Severance pay is a specified amount an employer agrees to pay an employee upon the employee’s termination from the company. While severance agreements, or packages, are common in many employment policies, these agreements are not legally required under the Fair Labor Standards Act (FLSA) or any other federal law. In fact, there is no federal law that requires an employer to offer severance to a terminated employee. Most employers throughout the country offer severance pay to terminated employees, despite no federal law requiring such an agreement.
Severance agreements are intended to benefit the employee and employer. These agreements generally include a compensation package for the employee, including a schedule of continued payments following termination. Likewise, an employer may elect to continue providing health insurance benefits to the employee for a specified amount of time. Severance agreements also shield an employer from liability for any, and all, claims the employee may have arising from employment. Typically, once an employee signs a severance agreement, any claims the employee may have had against the employer are discharged. Because severance agreements have this effect, employees are usually given time to review the document before signing away any claims. Employers, however, are not required to provide employees with an extended period of time to review the package. As a result, some employers may ask for the agreement to be signed within a few days of presenting it.
Almost all severance agreements will restrict future claims against the employer. By signing an agreement, an employee may be effectively waiving all rights to bring claims for wrongful termination or discrimination under Title VII. If the employee was a victim of sexual harassment, or reported harassment on another employee, there may be a claim against the employer. In such a case, the claim would be barred if the employee chooses to sign the severance agreement. Severance agreements also provide other protections to employers. Depending on the industry, an employer may include a non-compete clause in the agreement. A non-compete clause limits an employee’s ability to work in a specified field, for a specified period of time. Moreover, a non-compete clause may contain geographic restrictions to restrict the employee’s future business.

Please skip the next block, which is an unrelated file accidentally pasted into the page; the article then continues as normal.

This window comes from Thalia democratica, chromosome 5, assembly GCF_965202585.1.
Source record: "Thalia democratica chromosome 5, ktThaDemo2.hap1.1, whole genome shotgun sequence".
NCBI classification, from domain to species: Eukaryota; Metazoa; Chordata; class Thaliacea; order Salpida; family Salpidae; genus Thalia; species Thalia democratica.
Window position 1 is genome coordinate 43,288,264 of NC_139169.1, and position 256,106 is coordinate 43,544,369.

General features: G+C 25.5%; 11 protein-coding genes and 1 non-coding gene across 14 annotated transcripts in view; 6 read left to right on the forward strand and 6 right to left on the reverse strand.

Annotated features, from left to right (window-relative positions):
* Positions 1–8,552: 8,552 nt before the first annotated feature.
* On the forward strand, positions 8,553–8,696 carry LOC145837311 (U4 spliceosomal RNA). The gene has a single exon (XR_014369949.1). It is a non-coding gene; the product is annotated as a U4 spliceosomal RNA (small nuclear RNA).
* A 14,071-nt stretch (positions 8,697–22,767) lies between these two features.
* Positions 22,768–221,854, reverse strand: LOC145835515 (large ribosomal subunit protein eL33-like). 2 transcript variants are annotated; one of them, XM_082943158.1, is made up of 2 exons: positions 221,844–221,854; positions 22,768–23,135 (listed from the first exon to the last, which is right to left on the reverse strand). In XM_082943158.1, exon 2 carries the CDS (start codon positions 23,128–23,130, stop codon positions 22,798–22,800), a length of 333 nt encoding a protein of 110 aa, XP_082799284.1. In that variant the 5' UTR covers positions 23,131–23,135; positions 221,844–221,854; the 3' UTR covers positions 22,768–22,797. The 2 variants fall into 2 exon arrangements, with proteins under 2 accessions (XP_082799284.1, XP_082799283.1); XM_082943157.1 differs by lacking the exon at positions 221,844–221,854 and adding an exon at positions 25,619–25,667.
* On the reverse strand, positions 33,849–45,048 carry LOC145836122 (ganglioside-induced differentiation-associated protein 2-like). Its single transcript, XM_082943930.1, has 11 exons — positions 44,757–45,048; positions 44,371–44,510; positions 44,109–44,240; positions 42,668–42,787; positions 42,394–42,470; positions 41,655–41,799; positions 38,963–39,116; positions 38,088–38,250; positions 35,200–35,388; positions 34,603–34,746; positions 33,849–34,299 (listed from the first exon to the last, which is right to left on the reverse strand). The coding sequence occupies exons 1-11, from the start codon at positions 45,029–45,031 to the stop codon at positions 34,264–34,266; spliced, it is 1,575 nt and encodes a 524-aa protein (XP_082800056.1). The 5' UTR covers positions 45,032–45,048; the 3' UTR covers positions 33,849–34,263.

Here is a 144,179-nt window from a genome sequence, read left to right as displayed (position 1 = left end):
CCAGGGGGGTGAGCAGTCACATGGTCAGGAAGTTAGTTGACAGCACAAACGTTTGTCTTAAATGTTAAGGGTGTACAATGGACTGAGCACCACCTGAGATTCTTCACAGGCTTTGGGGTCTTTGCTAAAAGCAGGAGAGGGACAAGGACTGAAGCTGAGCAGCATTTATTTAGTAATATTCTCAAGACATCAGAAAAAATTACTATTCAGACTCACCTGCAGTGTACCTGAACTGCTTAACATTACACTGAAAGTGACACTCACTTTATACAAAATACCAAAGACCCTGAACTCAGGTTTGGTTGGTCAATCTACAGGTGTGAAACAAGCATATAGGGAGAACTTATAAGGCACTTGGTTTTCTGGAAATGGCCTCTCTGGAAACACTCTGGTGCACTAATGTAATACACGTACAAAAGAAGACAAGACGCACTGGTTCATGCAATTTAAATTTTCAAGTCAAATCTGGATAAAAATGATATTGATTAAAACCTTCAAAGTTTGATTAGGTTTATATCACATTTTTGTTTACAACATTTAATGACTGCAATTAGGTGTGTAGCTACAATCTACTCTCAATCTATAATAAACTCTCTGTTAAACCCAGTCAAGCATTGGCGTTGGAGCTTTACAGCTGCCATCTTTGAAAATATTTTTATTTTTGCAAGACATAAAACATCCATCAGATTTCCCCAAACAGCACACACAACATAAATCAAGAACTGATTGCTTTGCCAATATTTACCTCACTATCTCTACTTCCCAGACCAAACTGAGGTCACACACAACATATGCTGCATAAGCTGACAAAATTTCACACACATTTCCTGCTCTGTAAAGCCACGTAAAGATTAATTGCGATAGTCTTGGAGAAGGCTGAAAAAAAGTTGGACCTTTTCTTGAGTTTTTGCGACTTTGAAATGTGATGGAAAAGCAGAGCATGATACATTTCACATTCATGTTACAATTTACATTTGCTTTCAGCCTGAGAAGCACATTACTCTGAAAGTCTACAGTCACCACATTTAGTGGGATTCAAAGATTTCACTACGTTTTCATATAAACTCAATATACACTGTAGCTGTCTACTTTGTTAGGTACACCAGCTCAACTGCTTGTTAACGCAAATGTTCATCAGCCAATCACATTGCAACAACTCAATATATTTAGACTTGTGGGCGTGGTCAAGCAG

How Severance Is Calculated
Severance agreements are generally tailored to the employee in question. Employers may offer various severance packages based on several factors, including the employee’s length of employment, seniority at the company, and salary. A company policy, or personnel manual, may outline a formula for calculating benefits for purposes of a severance agreement. Generally, packages will provide a lump sum payment. A lump sum payment is a one-time payment consisting of the full amount of severance pay agreed upon by the employer and employee. Another payment option that may be available through a severance packages is a salary continuation. In such a case, an employee’s salary will continue for a specified period of time, along with other employment benefits, such as health insurance. An employee may elect a salary continuation to ensure ongoing payments during his or her employment-seeking process. On the other hand, an employee may prefer a larger, lump sum payment immediately following termination.
Aside from the discharge of potential legal claims, there are several other considerations an employee should be aware of before signing a severance agreement. An employee may wish to outline a procedure for future job references. Even if an employee was terminated, an employer may still agree to serve as a reference for future employment opportunities. In such a case, an employee may wish to ask the employer to attach a reference letter to the agreement to ensure the employee is aware of what the employer says.
Overall, severance agreements are not required under federal or state law. While most employers provide severance to terminated employees, there is no legal mandate to do so. As a result, employers often have strong bargaining power over employees when it comes to severance agreements. Severance agreements, generally, contain two significant provisions. On the one hand, the agreement provides the employee with a continuation of pay and benefits for an agreed upon length of time. On the other hand, the agreement provides the employer protection against any legal claims the employee may have against the company. This can include anything from sex discrimination to retaliation. Once an agreement is signed, an employee’s rights to such claims are discharged. These agreements are generally a byproduct of the employer’s desire for protection against claims and competition. Because of this, it is advised that terminated employees carefully review these agreements and ensure the payment schedule is properly outlined.